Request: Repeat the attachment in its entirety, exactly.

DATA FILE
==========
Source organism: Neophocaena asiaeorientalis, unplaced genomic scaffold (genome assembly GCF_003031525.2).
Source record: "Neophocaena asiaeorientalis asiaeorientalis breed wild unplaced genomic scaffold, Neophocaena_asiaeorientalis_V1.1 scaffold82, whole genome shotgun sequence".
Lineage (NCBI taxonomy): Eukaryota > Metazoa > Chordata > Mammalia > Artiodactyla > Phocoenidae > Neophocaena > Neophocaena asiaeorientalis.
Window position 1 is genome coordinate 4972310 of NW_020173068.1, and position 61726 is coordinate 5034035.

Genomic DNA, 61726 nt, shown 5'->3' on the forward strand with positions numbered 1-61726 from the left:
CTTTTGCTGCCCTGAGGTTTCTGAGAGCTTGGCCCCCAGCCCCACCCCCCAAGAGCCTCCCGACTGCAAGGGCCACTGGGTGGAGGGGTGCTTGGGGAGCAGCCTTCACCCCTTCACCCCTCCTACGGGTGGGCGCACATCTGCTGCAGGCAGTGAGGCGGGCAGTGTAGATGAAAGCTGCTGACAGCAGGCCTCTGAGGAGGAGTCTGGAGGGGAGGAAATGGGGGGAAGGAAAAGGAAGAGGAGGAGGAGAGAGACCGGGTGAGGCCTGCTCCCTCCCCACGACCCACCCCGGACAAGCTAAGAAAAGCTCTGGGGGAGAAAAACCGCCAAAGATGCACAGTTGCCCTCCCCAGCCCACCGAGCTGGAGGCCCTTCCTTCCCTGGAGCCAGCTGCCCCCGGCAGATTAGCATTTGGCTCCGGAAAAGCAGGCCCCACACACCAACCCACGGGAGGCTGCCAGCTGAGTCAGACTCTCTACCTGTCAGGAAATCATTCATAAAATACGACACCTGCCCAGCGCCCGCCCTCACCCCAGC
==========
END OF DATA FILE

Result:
Source organism: Neophocaena asiaeorientalis, unplaced genomic scaffold (genome assembly GCF_003031525.2).
Source record: "Neophocaena asiaeorientalis asiaeorientalis breed wild unplaced genomic scaffold, Neophocaena_asiaeorientalis_V1.1 scaffold82, whole genome shotgun sequence".
Lineage (NCBI taxonomy): Eukaryota > Metazoa > Chordata > Mammalia > Artiodactyla > Phocoenidae > Neophocaena > Neophocaena asiaeorientalis.
Window position 1 is genome coordinate 4972310 of NW_020173068.1, and position 61726 is coordinate 5034035.

Genomic DNA, 61726 nt, shown 5'->3' on the forward strand with positions numbered 1-61726 from the left:
CTTTTGCTGCCCTGAGGTTTCTGAGAGCTTGGCCCCCAGCCCCACCCCCCAAGAGCCTCCCGACTGCAAGGGCCACTGGGTGGAGGGGTGCTTGGGGAGCAGCCTTCACCCCTTCACCCCTCCTACGGGTGGGCGCACATCTGCTGCAGGCAGTGAGGCGGGCAGTGTAGATGAAAGCTGCTGACAGCAGGCCTCTGAGGAGGAGTCTGGAGGGGAGGAAATGGGGGGAAGGAAAAGGAAGAGGAGGAGGAGAGAGACCGGGTGAGGCCTGCTCCCTCCCCACGACCCACCCCGGACAAGCTAAGAAAAGCTCTGGGGGAGAAAAACCGCCAAAGATGCACAGTTGCCCTCCCCAGCCCACCGAGCTGGAGGCCCTTCCTTCCCTGGAGCCAGCTGCCCCCGGCAGATTAGCATTTGGCTCCGGAAAAGCAGGCCCCACACACCAACCCACGGGAGGCTGCCAGCTGAGTCAGACTCTCTACCTGTCAGGAAATCATTCATAAAATACGACACCTGCCCAGCGCCCGCCCTCACCCCAGC